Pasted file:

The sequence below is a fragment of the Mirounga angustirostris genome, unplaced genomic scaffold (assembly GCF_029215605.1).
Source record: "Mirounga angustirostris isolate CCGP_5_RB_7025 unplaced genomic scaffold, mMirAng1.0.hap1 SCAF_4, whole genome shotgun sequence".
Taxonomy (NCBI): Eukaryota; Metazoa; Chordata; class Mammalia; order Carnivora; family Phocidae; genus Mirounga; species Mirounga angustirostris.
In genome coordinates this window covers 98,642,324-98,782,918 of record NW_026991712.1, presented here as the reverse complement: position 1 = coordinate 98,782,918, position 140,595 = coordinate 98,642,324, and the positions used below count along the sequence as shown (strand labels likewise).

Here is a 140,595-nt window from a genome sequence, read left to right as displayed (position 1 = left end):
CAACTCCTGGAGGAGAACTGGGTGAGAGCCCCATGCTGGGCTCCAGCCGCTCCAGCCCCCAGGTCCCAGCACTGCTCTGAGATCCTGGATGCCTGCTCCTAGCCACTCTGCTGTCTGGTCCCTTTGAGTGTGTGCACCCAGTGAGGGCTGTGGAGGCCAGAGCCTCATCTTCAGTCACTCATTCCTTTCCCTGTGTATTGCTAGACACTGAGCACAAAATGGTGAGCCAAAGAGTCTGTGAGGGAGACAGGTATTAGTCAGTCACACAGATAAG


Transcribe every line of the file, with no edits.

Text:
The sequence below is a fragment of the Mirounga angustirostris genome, unplaced genomic scaffold (assembly GCF_029215605.1).
Source record: "Mirounga angustirostris isolate CCGP_5_RB_7025 unplaced genomic scaffold, mMirAng1.0.hap1 SCAF_4, whole genome shotgun sequence".
Taxonomy (NCBI): Eukaryota; Metazoa; Chordata; class Mammalia; order Carnivora; family Phocidae; genus Mirounga; species Mirounga angustirostris.
In genome coordinates this window covers 98,642,324-98,782,918 of record NW_026991712.1, presented here as the reverse complement: position 1 = coordinate 98,782,918, position 140,595 = coordinate 98,642,324, and the positions used below count along the sequence as shown (strand labels likewise).

Here is a 140,595-nt window from a genome sequence, read left to right as displayed (position 1 = left end):
CAACTCCTGGAGGAGAACTGGGTGAGAGCCCCATGCTGGGCTCCAGCCGCTCCAGCCCCCAGGTCCCAGCACTGCTCTGAGATCCTGGATGCCTGCTCCTAGCCACTCTGCTGTCTGGTCCCTTTGAGTGTGTGCACCCAGTGAGGGCTGTGGAGGCCAGAGCCTCATCTTCAGTCACTCATTCCTTTCCCTGTGTATTGCTAGACACTGAGCACAAAATGGTGAGCCAAAGAGTCTGTGAGGGAGACAGGTATTAGTCAGTCACACAGATAAG